"I am so high, I can hear heaven," Nickelback frontman Chad Kroeger sings in the beginning of this track, penned for 2002's Spider-Man soundtrack.So what does heaven sound like when Canada's biggest rock star gets stoned? An orchestra crashing head-on with bar brawl. Josey Scott of nu-metal group Saliva joins in a achingly funny call-and-response with Kroeger near the tune's end ("Watchin' us / Watchin' us / Watchin' us"), leaving one remaining question: how much money did they have to pay Pearl Jam's Matt Cameron to play drums on this song?

Watch: "Hero"

6.Vanilla Ice, "Ninja Rap"

6/12

from Teenage Mutant Ninja Turtles II: The Secret of the Ooze

Midway through this 1991 flick, the reptilian foursome confront a gang of baddies in a crowded nightclub.Panic ensues, so the club's headlining performer -- played by Robert Van Winkle, a.k.a. Vanilla Ice -- attempts to quell the crowd by improvising the "Ninja Rap."While you have to admire Ice's peacemaking intentions, the result -- verses that were probably written minutes before filming ("Lyrics / Fill in the gap / Drop that bass / And get the ninja rap") -- leaves one wondering if the clubgoers would have been better off joining the brawl.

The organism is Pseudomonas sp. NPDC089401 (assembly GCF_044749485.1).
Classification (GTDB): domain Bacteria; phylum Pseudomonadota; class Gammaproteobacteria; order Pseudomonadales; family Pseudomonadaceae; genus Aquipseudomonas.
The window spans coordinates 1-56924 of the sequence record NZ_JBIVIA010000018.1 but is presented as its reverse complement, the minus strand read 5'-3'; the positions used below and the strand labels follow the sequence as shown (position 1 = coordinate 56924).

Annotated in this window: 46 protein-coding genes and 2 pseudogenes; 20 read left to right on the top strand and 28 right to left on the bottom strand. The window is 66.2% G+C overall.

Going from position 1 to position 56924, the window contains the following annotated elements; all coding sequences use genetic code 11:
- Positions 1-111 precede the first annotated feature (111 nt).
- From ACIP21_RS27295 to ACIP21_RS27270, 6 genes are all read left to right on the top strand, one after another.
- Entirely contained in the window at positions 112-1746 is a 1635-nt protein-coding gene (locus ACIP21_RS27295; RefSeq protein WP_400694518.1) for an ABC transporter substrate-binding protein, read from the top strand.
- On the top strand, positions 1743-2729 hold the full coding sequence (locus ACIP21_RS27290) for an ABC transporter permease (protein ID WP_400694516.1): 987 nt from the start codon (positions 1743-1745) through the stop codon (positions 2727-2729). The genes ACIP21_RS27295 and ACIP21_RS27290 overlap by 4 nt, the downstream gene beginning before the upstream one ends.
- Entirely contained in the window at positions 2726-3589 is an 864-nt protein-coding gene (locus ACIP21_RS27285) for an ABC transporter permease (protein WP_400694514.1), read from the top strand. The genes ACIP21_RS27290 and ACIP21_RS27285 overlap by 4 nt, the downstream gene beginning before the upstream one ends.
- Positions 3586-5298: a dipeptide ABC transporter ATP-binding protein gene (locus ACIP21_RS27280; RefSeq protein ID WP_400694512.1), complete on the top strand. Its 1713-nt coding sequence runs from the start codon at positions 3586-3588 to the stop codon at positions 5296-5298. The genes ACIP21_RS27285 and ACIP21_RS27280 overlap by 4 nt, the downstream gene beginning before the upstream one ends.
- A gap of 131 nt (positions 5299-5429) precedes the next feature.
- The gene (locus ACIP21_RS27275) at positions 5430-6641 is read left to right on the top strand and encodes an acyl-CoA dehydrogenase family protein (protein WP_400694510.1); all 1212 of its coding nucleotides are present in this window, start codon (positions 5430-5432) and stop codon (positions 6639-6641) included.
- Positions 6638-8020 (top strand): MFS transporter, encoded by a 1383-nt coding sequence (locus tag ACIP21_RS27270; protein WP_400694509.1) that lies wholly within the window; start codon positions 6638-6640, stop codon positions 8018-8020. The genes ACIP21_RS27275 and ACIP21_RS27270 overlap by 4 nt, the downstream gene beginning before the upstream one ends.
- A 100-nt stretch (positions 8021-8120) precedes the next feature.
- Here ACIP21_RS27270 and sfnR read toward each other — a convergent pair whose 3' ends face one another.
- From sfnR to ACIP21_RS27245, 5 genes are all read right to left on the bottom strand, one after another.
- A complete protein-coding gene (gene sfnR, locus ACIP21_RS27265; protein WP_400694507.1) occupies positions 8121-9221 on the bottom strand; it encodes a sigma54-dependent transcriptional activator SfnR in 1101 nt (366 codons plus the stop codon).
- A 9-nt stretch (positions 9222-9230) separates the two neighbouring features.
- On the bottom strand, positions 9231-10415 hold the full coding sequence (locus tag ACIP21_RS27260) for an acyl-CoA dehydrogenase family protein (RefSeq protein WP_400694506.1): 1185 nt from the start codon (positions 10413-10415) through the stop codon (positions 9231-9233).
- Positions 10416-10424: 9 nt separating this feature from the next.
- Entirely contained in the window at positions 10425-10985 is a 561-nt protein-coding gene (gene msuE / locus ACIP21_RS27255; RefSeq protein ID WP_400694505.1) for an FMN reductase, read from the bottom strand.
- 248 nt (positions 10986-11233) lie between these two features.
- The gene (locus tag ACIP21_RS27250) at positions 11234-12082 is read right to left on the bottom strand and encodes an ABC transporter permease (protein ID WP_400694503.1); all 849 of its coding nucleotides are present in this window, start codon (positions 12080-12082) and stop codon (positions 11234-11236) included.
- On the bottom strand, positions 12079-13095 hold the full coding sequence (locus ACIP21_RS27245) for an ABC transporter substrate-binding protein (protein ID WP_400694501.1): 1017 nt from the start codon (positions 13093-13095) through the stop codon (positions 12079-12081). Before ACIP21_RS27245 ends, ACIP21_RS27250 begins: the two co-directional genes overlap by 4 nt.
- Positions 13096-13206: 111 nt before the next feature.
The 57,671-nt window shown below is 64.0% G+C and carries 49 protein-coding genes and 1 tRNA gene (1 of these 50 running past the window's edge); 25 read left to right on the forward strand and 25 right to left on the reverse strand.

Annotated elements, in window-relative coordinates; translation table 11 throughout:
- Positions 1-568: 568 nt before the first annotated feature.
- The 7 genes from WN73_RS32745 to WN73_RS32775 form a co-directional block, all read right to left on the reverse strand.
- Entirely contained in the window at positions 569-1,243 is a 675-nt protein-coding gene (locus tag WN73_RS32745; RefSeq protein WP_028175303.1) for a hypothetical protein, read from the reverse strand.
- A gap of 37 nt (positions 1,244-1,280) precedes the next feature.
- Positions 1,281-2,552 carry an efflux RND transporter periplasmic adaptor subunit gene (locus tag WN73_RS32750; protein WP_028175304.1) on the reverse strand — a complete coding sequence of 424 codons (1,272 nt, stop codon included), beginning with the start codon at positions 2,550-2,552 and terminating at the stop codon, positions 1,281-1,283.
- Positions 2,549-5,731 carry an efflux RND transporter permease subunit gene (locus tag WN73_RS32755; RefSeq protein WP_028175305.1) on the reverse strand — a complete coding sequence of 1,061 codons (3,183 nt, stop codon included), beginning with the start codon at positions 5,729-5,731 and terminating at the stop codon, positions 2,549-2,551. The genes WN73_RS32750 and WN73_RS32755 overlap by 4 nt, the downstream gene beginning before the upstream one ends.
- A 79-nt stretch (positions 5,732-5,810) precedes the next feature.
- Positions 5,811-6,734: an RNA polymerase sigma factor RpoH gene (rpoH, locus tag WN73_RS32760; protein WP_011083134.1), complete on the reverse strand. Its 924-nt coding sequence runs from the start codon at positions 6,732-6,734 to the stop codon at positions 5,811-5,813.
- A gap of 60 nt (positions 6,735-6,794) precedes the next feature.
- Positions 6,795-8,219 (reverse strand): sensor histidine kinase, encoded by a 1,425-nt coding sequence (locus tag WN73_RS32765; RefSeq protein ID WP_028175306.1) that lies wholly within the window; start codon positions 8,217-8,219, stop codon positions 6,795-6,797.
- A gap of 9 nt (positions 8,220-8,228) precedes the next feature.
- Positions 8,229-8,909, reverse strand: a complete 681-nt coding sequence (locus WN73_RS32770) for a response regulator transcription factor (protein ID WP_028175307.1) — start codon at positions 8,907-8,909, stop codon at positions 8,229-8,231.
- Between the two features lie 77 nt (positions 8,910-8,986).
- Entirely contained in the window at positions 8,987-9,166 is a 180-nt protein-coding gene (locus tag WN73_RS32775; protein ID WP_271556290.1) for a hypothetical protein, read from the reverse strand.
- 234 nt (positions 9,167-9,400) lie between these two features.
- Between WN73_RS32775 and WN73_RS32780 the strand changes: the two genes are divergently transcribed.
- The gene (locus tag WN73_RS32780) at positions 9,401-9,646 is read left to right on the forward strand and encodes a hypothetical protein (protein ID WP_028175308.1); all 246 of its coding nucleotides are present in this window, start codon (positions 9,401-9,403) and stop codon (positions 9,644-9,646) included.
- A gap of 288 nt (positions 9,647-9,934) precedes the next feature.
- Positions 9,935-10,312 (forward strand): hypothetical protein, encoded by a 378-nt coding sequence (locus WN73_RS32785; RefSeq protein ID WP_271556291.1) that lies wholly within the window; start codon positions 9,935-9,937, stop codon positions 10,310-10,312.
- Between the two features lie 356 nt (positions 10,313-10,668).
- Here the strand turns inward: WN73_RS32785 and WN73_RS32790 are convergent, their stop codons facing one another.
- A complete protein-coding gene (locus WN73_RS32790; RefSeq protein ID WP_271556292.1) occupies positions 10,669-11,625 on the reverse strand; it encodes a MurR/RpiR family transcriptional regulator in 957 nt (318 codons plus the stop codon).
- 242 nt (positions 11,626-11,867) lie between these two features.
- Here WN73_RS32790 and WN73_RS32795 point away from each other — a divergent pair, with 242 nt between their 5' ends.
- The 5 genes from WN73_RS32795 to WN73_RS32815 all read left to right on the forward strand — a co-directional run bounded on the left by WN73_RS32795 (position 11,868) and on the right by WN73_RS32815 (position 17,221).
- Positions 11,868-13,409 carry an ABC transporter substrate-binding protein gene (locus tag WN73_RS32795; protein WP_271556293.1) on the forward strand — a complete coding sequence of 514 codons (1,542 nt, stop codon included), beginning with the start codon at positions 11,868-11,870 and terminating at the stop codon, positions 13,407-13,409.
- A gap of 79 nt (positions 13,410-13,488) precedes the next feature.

Watch: "Ninja Rap"

7.Guns N' Roses, "Oh My God"

7/12

from End of Days

At the end of the '90s, Axl Rose emerged with a mostly new lineup for Guns N' Roses to release "Oh My God," their first new material in five years. And where does the song get its big debut? The soundtrack to 1999's Arnold Schwarzenegger-vs.-Satan box office flop End of Days. The overstuffed guitar parts and grinding rhythm of "Oh My God" is a better representation of Hell than anything the Governator faces in the film. And its monotone, melody-less chorus is so horrid that the Catholic Church should've condemned it.